Why I Don’t Preach Every Week

I love preaching the Gospel.

I love explaining the Bible to people that I shepherd as a pastor in a local church.

I love leading the preaching ministry at HighView Church.

And I also love sitting on the front row while another pastor preaches or volunteering in the children’s ministry while the church hears the Gospel proclaimed.

When HighView Church was planted 6 years ago, the decision was made to limit the number of Sunday’s that the Lead Pastor preached. Perhaps no decision has preserved my own heart and the heart of our church more than this one.

Let me say before I go any further, I understand that many faithful preaching pastors often have very few qualified men to assist them with the preaching duties of the church each week. Many men, preach 50 Sunday’s a year because they have to. I am in no way criticizing these brothers. HighView from its earliest days has had several men sufficiently gifted to preach the Gospel. I realize this is a very special gift of God’s grace and I am humbled by it regularly.

With that said, I am asked often about my commitment to having other pastors preach at HighView. Here are 3 reasons I do not preach every week.

1. To Guard My Own Heart

Preacher’s are sinners. I limit my time in front of the congregation at my local church because sustained spotlight, even for godly, useful purposes, can create new places within my heart where sin can hide and thrive. My heart is deceitful and desperately sick therefore the opiate of attention that preaching offers can become an addiction for me. One of the main ways I wage war against this temptation is by regularly scheduling Sundays where I am visibly humbled before my congregation. I need to come to church on Sunday’s, sing, confess, pray, see and hear the Gospel. I need to be reminded that I am but a weak, weary sheep in desperate need of grace. When I sit under the preached word I am pierced by the same sword I am called to pick up in the pulpit each week. I limit my preaching to guard my heart and nourish my soul.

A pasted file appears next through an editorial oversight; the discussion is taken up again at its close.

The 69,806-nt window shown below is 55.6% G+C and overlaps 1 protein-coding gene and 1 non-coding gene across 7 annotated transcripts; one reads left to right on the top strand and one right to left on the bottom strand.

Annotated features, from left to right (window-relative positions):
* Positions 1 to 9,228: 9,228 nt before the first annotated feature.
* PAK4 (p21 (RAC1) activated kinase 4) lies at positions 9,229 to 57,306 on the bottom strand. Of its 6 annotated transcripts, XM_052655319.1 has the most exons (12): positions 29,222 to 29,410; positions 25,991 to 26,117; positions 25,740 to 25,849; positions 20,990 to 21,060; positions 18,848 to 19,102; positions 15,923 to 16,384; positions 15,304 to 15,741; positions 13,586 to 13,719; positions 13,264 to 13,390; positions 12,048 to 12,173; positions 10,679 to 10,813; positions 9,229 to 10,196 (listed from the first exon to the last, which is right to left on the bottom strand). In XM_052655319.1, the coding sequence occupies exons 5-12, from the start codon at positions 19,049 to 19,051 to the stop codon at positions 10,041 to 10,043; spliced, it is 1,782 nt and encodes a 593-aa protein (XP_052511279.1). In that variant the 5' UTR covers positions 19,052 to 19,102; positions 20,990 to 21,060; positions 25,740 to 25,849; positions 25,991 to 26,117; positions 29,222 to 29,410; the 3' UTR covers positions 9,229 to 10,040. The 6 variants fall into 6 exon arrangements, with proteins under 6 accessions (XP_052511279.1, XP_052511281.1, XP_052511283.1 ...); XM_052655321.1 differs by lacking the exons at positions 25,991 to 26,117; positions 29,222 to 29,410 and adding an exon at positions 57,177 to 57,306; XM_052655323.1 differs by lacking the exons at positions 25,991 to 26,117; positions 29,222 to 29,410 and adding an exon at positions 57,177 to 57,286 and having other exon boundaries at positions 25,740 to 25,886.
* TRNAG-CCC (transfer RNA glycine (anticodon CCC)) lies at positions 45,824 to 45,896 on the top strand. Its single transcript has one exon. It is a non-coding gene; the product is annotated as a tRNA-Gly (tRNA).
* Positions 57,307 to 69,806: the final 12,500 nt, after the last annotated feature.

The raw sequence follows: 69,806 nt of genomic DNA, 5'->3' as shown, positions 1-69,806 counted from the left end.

2. To Keep the Gospel Central

The church I lead doesn’t need to hear from me. It needs to hear from God. Placing another pastor on the preaching schedule is an act of war against my desire to build a church around my personality and the church’s desire to worship a personality. Intentionally removing attention from the preacher, protects the centrality of the Gospel in a church. Pastor: Do congregants wake up on Sunday and say, “I must hear from Pastor________(fill in the blank)? Or do they wake up on Sunday and say, “I must hear from Jesus”? We cannot sincerely fight for Gospel-centrality in our churches if we are secretly creating a celebrity culture that features our giftings.

3. To Develop Leaders

Fellow Pastors: when another leader preaches the Gospel in the church we lead we are reminded of this sobering, but liberating reality: God doesn’t need us. When we truly start believing that we will begin to make room for other leaders to lead from the pulpit. Of course, we must be wise with how we steward the preaching ministries in our churches, but we must be willing to give the platform to emerging leaders in order to develop them. Short-sighted pastors horde the pulpit. Strategic pastors steward the pulpit and leverage it to raise up the pastors and preachers of the next generation. There are few things as satisfying as watching a preacher emerge and mature over time. Providing preaching opportunities is not enough, however. We must provide resources and training in order to develop great preachers. I lead a very large preaching team of almost a dozen men. Each of them is uniquely gifted. Ages range from mid 60’s to early 20’s. Each quarter the entire preaching team meets for a day to collaborate on how to improve the preaching at HighView Church. Future books of the Bible we will be preaching through are discussed and each member of the team contributes their unique vantage point on the text. I have found these meetings to be some of the most fruitful days I’ve had developing leaders.

Pastors remember: we are all interim pastors. Someday, we will preach our last sermon. But the Gospel will go on. Let us leverage our time in this unique position of influence to make room for other leaders to lead and other preachers to preach. And as we do that, our hearts will be kept, the Gospel will remain central and future leaders will be raised up.

Chad Williams

One thought on “Why I Don’t Preach Every Week

  1. Good words, Chad. From someone who shared his pulpit some but not enough, I wish I had embraced these ideas as a pastor years ago.


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